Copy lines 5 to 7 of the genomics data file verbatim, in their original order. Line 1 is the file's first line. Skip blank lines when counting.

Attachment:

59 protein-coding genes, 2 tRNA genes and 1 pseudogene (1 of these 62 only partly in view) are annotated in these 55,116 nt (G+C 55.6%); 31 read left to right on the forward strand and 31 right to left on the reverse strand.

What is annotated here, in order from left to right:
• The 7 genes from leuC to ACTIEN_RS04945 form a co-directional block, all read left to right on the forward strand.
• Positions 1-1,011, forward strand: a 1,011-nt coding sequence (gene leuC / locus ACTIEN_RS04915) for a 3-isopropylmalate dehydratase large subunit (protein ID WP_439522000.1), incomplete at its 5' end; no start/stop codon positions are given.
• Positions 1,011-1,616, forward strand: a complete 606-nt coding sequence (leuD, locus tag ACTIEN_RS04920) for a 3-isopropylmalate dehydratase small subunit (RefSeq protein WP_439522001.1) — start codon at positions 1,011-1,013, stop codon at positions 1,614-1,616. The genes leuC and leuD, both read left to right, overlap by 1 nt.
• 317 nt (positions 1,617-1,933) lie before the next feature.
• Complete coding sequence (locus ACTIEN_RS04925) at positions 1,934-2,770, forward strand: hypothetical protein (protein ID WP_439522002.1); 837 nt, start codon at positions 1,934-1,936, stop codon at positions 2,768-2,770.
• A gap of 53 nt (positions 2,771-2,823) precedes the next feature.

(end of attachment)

• Positions 1,011-1,616, forward strand: a complete 606-nt coding sequence (leuD, locus tag ACTIEN_RS04920) for a 3-isopropylmalate dehydratase small subunit (RefSeq protein WP_439522001.1) — start codon at positions 1,011-1,013, stop codon at positions 1,614-1,616. The genes leuC and leuD, both read left to right, overlap by 1 nt.
• 317 nt (positions 1,617-1,933) lie before the next feature.
• Complete coding sequence (locus ACTIEN_RS04925) at positions 1,934-2,770, forward strand: hypothetical protein (protein ID WP_439522002.1); 837 nt, start codon at positions 1,934-1,936, stop codon at positions 2,768-2,770.